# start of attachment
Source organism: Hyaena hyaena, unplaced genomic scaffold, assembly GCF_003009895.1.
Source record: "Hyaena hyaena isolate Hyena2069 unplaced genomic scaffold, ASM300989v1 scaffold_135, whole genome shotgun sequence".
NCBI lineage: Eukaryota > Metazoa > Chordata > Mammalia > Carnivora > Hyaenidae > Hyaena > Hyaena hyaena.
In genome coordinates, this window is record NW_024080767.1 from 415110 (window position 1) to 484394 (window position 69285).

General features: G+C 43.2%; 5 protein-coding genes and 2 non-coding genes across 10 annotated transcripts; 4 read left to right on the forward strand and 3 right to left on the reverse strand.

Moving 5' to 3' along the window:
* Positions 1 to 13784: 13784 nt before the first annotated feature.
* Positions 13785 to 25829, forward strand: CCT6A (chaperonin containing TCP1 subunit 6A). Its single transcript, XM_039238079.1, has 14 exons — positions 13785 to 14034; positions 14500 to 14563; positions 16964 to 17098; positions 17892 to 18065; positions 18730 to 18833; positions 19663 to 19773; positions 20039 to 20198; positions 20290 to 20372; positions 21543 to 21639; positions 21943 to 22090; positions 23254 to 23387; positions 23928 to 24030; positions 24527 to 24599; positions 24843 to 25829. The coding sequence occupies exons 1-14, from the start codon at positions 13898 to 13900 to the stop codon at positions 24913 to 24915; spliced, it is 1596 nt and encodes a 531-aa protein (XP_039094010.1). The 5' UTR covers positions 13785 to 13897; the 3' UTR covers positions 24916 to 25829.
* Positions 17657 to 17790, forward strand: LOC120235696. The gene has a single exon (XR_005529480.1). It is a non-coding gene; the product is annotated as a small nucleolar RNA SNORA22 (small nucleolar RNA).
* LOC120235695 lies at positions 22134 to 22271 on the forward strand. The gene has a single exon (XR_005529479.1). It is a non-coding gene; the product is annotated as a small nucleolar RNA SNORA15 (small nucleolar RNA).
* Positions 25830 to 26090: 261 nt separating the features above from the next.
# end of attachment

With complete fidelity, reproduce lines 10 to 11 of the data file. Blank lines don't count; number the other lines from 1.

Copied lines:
* LOC120235695 lies at positions 22134 to 22271 on the forward strand. The gene has a single exon (XR_005529479.1). It is a non-coding gene; the product is annotated as a small nucleolar RNA SNORA15 (small nucleolar RNA).
* Positions 25830 to 26090: 261 nt separating the features above from the next.